Overseas Civilian Contractors

News and issues relating to Civilian Contractors working Overseas

The rise of the UK’s private security companies

Major General Graham Binns is not your typical chief executive.

As a lifelong soldier, he is more used to commanding an armoured division than a company boardroom.

In 2003 he commanded British troops invading southern Iraq, and in 2007 returned as the commander of British forces overseeing the handover of Basra to the Iraqis.

But now, four months into his new job as chief executive of Aegis Defence Services – a British private security company (PSC) – he has left army life behind.

“It’s liberating,” he says, sitting in Aegis’s comfortable headquarters in a plush office building in central London.

“Thirty-five years in government service was a wonderful experience. But in the world of business, ex-military people have got a lot to offer – I certainly hope so anyway.”

For Aegis, netting a leading figure from the Iraq war can only be good for business – particularly when your business is in the often-controversial world of armed private security.

Now one of the UK’s biggest PSCs, Aegis has made millions from the conflicts in Iraq and Afghanistan since it was founded just eight years ago.

Iraq bubble

“It’s liberating,” he says, sitting in Aegis’s comfortable headquarters in a plush office building in central London.

“Thirty-five years in government service was a wonderful experience. But in the world of business, ex-military people have got a lot to offer – I certainly hope so anyway.”

For Aegis, netting a leading figure from the Iraq war can only be good for business – particularly when your business is in the often-controversial world of armed private security.

Now one of the UK’s biggest PSCs, Aegis has made millions from the conflicts in Iraq and Afghanistan since it was founded just eight years ago.

Please read the full story here

November 2, 2010 Posted by | Aegis, Civilian Contractors, Private Security Contractor | , , , | Leave a comment

Bodies of 2 aid workers discovered in Afghanistan

Kabul, Afghanistan (CNN) The bodies of two female aid workers were discovered Sunday morning in Afghanistan’s Helmand province, a spokesman for Helmand’s governor told CNN on Tuesday.

Daud Ahmadi said one of the women was the founder of the organization Mahjoba Herawi, an Afghan non-governmental organization. Ahmadi said both were working on women-oriented projects such as jam and pasta making.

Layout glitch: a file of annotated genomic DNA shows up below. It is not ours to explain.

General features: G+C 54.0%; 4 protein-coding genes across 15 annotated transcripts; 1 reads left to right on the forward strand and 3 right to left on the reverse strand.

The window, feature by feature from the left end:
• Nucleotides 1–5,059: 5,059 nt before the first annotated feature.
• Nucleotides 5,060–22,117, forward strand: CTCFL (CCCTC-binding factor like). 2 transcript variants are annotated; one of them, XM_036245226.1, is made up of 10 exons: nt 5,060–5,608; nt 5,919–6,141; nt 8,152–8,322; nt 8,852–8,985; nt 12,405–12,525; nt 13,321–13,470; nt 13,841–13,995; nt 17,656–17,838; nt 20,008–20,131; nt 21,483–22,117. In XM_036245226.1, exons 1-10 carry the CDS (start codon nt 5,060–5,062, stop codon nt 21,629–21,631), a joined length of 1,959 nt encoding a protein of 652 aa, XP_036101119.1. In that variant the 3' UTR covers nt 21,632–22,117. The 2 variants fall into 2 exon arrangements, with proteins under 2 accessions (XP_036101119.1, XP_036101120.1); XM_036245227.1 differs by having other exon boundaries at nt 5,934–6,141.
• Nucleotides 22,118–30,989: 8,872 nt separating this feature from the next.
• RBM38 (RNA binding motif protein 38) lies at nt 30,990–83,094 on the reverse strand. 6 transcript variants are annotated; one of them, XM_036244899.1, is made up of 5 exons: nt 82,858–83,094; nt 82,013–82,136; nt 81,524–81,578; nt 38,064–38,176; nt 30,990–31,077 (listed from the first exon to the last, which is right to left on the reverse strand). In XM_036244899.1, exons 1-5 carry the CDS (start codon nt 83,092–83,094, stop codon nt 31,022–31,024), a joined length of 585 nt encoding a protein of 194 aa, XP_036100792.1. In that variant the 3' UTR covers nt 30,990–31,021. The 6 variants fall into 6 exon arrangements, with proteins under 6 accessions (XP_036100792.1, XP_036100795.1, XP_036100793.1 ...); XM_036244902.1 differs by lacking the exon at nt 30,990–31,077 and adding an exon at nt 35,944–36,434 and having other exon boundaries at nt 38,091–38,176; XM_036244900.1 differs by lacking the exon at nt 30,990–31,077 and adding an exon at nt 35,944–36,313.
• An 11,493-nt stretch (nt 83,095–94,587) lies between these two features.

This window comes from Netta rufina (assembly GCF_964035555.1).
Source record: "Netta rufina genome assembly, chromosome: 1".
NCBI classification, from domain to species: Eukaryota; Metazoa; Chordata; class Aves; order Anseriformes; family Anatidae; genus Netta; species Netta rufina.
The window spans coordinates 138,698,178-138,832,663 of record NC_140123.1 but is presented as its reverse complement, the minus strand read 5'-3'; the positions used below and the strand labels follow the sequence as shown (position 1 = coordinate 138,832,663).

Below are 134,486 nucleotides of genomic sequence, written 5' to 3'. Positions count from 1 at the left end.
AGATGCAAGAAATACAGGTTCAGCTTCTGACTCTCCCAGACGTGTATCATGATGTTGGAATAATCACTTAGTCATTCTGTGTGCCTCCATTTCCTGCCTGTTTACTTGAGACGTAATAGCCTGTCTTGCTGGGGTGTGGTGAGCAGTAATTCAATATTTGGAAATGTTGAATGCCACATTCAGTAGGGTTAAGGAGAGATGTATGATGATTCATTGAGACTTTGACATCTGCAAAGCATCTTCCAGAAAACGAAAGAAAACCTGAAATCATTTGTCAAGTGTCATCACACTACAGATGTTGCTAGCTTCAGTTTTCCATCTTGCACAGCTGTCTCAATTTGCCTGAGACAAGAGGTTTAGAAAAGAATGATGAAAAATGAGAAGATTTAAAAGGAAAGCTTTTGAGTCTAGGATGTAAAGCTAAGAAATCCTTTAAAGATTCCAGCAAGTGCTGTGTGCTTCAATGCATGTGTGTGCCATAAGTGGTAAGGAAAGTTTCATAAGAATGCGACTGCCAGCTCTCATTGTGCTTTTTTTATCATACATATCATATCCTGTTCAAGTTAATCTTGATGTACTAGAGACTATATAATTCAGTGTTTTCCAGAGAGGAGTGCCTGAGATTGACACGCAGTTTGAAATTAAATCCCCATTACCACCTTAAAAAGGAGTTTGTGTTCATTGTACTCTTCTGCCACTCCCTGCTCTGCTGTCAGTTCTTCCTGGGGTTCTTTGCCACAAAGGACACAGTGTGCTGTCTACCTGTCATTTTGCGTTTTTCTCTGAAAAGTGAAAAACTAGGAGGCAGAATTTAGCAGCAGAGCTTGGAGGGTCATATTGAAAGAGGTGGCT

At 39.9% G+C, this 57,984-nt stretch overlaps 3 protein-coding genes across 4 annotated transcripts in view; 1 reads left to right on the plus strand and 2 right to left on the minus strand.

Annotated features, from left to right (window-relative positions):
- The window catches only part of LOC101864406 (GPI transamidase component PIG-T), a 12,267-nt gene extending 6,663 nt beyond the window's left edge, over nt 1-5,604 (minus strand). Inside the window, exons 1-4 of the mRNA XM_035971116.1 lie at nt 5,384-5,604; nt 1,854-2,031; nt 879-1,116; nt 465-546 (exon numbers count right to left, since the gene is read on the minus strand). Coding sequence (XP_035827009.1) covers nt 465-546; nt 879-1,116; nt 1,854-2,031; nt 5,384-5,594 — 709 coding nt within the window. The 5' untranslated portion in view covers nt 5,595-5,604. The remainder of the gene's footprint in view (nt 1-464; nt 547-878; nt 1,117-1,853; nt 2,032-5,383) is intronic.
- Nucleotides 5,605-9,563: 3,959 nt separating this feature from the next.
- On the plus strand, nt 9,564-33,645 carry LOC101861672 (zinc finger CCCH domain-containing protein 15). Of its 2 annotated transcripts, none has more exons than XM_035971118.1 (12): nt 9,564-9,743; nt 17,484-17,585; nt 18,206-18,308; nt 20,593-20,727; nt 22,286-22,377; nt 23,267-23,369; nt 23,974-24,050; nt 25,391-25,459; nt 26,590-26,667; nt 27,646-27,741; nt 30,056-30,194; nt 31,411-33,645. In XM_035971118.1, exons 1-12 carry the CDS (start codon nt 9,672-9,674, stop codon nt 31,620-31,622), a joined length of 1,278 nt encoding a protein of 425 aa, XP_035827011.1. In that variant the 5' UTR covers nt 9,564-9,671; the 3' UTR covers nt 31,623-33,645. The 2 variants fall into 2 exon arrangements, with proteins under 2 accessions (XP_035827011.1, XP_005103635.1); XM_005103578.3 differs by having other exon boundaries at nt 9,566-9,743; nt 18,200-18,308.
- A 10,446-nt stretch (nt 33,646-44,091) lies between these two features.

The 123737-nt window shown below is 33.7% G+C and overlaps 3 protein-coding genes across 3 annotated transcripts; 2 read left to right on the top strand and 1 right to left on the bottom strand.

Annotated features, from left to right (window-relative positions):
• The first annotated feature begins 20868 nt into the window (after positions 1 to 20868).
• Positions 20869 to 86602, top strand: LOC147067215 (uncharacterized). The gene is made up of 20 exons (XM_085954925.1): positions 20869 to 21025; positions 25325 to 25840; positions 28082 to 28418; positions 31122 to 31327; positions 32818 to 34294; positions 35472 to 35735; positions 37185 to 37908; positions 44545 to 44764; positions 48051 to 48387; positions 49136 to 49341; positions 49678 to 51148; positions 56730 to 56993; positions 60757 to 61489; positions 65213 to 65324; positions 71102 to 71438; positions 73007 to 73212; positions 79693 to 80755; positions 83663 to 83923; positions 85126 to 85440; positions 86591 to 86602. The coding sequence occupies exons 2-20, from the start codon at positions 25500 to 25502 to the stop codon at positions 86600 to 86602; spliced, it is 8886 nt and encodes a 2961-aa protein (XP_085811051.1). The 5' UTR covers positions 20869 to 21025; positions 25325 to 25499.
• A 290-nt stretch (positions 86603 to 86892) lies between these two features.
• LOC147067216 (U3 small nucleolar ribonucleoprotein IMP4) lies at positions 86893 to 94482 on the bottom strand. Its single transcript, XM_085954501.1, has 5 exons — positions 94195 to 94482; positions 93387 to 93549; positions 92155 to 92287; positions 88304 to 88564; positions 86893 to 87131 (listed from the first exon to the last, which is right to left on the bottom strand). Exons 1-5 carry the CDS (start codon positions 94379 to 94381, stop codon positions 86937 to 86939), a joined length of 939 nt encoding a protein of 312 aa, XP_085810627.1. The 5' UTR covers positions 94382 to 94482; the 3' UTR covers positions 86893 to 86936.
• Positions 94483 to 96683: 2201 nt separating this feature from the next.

The women’s driver disappeared, and it was unclear whether robbers or the Taliban killed the women, Ahmadi said.

The deaths come after a British aid worker held hostage in eastern Afghanistan was killed by her captors during an October rescue attempt.

Linda Norgrove, 36, worked for DAI, an international humanitarian group. U.S. military officials have said investigations were underway to determine whether Norgrove was killed by a grenade thrown by American forces trying to free her.

Also in southern Afghanistan, a NATO-led service member died after an insurgent attack, NATO’s International Security Assistance Force said. The force did not identify the nationality of the service member or precisely where the incident occurred.

November 2, 2010 Posted by | Afghanistan, Civilian Contractors, NGO's | , , , , , , | Leave a comment

Yemeni Accused of Killing French Contractor at OMV Offices Goes on Trial

Yemeni Accused of Killing French Contractor at OMV Offices Goes on Trial

Bloomberg

A Yemeni teenager went on trial for killing a French contractor at the local office of Austria’s OMV AG, and denied charges he carried out the assault following the directives of a militant cleric.

Yemen’s state security court today said Hisham Mohammed Asem, 19, a security guard at OMV, had e-mail correspondence with Anwar al-Awlaki, a Yemeni-American cleric who supports violence against U.S. targets.

The contractor killed last month worked for Spie Batignolles SA, a French construction company, according to the French foreign ministry. Another British contractor was injured in the attack.

Yemen put al-Awlaki on trial in absentia today on charges of incitement to murder foreigners, citing the OMV attack. Al- Awlaki is believed by the U.S. to have links with al-Qaeda militants including three of the people who carried out the Sept. 11, 2001 attacks in the U.S., Yemen’s state-owned news agency Saba reported today. It said al-Awlaki will be tried in Yemen if he’s captured, not extradited to the U.S.

November 2, 2010 Posted by | Civilian Contractors, Contractor Casualties, Yemen | , , | Leave a comment